Mulch films that are truly biodegradable in soil, are tools which support the objectives of sustainable development (OOS / SDGs - Sustainable Development Goals) outlined by the United Nations in Agenda 2030.
The United Nations SDGs are global sustainable development priorities and aspirations for 2030. They seek to mobilize global efforts around a common set of goals and targets. The SDGs call for worldwide action from governments, business and civil society to end poverty and create a life of dignity and opportunity for all. The SDGs explicitly call on all businesses to apply their creativity and innovation to solve sustainable development challenges. A study on Novamont's Mater-Bi biodegradable mulch film, shows that the use of these films in agriculture achieves 8 of the 17 United Nations sustainable development SDGs.
In particular, thanks to their biodegradability in soil, the MATER-BI films protect the environment by achieving 3 of the objectives (OOS 2, OOS 14 and OOS 15) and to prevent the production of plastic waste technically and economically difficult to recycle, thus responding to 2 other OOS (OOS 2 and OOS 12).
In addition, NOVAMONT increases the renewability of the raw materials contained in Mater-bi in response to sustainability requirements of organic agriculture while also meeting two other objectives of sustainable development.
The LCA analysis "from the cradle to the grave" comparing a mulch film with highly renewable biodegradable material certified by AIAB and one in traditional plastic, in the Italian system, shows a reduction in emissions up to 50% of greenhouse gases. Finally, the Mater-bi biodegradable films demonstrate technical and agronomic performances comparable to traditional plastic films. This achieves 3 other sustainable development goals. With regard to the economics, from a circular and systemic point of view, all costs take into consideration, not only by the purchase price of the materials, but all the costs connected to the film’s life cycle in the field and off : film removal, logistics and disposal costs. With this perspective, the total costs of the comparing the two (biodegradable mulching and non-biodegradable mulching) are very similar.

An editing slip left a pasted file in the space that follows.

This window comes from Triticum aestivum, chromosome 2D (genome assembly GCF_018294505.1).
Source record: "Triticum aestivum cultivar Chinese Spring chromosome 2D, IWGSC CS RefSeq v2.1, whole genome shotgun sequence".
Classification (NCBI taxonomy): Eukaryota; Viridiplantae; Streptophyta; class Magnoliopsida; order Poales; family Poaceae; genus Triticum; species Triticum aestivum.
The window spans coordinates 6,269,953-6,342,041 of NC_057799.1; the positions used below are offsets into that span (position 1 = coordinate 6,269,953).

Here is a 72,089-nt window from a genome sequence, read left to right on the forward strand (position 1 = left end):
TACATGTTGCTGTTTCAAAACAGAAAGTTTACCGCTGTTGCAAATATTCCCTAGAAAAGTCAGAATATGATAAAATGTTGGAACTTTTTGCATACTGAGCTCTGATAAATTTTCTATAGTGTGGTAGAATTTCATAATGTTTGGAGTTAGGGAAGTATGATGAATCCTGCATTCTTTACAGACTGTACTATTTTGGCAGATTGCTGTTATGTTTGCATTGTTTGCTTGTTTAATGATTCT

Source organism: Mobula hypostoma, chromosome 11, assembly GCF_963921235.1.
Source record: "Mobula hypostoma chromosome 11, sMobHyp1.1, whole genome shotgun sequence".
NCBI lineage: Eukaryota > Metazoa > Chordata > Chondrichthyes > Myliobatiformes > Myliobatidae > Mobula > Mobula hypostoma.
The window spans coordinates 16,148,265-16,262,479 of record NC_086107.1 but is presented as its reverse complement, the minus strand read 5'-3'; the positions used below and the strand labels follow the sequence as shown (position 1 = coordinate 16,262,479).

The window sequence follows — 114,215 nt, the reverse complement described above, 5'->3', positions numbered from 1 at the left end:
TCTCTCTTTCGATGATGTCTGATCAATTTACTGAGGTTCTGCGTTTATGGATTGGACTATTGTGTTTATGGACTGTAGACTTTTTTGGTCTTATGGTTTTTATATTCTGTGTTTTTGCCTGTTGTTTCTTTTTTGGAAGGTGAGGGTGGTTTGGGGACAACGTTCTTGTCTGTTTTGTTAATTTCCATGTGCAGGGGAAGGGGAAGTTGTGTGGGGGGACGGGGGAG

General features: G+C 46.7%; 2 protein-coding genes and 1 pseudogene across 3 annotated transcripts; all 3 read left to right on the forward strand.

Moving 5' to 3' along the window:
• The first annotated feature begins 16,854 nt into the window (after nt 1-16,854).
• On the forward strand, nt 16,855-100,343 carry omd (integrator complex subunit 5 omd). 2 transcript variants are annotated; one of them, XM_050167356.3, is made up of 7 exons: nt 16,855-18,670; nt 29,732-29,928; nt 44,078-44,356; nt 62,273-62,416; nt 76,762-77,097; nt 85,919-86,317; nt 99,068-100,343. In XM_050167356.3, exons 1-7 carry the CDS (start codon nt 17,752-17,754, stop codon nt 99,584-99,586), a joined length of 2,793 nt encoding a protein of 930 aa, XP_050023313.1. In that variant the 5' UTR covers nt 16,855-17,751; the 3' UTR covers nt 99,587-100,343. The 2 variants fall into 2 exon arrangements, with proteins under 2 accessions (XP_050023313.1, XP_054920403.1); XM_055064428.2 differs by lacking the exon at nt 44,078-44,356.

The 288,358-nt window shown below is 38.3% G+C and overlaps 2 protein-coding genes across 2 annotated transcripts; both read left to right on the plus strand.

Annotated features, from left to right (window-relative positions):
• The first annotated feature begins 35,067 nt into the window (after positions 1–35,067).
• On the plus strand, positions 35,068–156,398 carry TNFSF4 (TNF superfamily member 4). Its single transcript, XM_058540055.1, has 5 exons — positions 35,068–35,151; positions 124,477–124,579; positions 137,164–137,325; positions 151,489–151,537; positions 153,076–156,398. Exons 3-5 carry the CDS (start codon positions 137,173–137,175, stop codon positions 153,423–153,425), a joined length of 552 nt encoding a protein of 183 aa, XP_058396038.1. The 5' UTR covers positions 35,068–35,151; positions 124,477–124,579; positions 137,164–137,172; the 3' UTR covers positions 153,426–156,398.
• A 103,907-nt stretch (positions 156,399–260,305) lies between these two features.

Furthermore, environmental costs must also be taken into account if the traditional films are not properly disposed. Another interesting point taken into consideration regarding environmental impacts, is the removal of traditional plastics, i.e. the loss of organic substance present in the soil when removed together with the traditional film: assuming 1.2% as a value medium Organic carbon present in a soil (about 2% of soil organic matter) and that the plastic films generally show a contamination upon removal equivalent to twice the initial weight of the film. It has been calculated that every year the European soils lose around 1800 tons of organic carbon (Source: Sare, 2018) with Plastic Mulch Film removal.
On the basis of these results, the Mater-Bi mulch films are a valuable ally to meet important sustainable development objectives for an agricultural world increasingly attentive to environmental problems.
For more information: